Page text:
POPULAR online charity Buy From The Bush is leading a wave of organisations helping create mainstream awareness of biosecurity risks.
The online outlet, which showcases goods and services from country-based businesses, took to Instagram to offer Qantas an in-flight video outlining the risks foot and mouth disease pose to the country's agriculture sector.
A Qantas spokesperson told ACM the carrier was unaware of Buy From The Bush's offer, which included making a video using farmers and bush locals to raise awareness of the threat of FMD to travellers.
In a separate post, Buy From The Bush founder Grace Brennan said it was important people understood how devastating FMD would be if it arrived in Australia.
"Science is not my forte so I can't talk with authority. But I do think it's important we start talking about it. Tagging friends. Asking them to be responsible for not bringing it home," the post read.
"So now is the time to tag anyone who needs to be aware of this or who might be able to help raise awareness."
The offer comes after all sectors of regional Australia pushed for greater awareness of the threat FMD poses to the country.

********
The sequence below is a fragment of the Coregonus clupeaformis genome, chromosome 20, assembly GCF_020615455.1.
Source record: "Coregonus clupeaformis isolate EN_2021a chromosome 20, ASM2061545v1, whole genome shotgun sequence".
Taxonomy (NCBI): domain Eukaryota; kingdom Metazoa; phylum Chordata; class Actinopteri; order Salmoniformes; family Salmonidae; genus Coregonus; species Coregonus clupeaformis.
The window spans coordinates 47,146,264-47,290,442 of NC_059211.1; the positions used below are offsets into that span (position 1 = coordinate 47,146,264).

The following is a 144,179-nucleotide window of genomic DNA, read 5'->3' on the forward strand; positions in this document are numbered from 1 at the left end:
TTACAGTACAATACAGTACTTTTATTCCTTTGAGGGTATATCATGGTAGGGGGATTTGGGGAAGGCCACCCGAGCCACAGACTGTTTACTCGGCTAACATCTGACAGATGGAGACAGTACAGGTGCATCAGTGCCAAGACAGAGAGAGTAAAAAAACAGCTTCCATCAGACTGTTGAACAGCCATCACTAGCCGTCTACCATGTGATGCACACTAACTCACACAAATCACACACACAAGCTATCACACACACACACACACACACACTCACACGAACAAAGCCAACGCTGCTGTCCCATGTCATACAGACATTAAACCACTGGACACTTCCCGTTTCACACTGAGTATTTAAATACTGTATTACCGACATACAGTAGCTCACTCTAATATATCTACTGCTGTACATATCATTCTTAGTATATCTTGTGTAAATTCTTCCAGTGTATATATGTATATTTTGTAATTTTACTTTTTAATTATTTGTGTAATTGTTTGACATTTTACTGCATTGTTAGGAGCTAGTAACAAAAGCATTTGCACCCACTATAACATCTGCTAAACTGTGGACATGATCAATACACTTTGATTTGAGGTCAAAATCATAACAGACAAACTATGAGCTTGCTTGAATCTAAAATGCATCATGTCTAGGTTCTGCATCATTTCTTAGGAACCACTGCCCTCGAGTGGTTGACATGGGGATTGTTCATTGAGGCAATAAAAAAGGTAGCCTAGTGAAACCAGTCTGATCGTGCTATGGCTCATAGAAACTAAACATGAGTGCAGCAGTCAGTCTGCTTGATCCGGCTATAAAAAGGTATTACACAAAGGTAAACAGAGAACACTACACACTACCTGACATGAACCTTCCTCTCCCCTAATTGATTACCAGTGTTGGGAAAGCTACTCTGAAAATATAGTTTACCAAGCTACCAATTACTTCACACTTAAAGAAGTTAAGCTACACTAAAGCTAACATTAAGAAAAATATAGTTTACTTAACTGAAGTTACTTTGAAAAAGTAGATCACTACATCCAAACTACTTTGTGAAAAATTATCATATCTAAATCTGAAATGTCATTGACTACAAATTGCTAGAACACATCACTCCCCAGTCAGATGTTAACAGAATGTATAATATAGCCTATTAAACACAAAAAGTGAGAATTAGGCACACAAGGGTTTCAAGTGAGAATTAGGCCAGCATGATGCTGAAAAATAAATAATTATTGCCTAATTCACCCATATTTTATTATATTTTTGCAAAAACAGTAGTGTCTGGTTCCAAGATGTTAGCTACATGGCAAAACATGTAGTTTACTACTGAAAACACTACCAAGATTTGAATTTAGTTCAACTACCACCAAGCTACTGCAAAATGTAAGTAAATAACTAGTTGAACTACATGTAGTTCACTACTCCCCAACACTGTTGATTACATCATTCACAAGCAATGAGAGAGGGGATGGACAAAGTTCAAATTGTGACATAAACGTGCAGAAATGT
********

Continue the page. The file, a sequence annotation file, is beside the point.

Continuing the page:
At a local government level, Barcaldine mayor Sean Dillon, in central Queensland, plans to use his mayoral minute at this month's council meeting to shine a light on the issue.
He will be asking the Barcaldine Regional Council meeting for approval to instal appropriate warning signage at the Barcaldine Airport for returning visitors from Indonesia about FMD, as well as getting the council to reach out to both the state and federal governments to ascertain what local measures can be employed to ensure surveillance and detection is heightened.
Finally, Cr Dillon will also propose that an emergency allocation of funds be organised for a rapid response in the event of an incursion, either locally or elsewhere within Australia, in a bid to protect the local agricultural industry and the welfare of animals.
The mayor's calls for preparation come after Cattle Council of Australia president Lloyd Hick called for the government to implement harsh penalties for people who don't declare if they have been in a danger zone.
"People who are caught and prosecuted face fines of up to $1.1 million and 10 years in jail," Mr Hick said.
"However, the government should also review its on-the-spot fines that are capped at $2660.
"Sometimes fines of a few hundred dollars are issued, but the risk to our industry and Australian economy is in the billions.
"This is a massive imbalance, particularly when someone has deliberately made a false declaration.
"Increasing penalties and the risk of being caught will make travellers more cautious."
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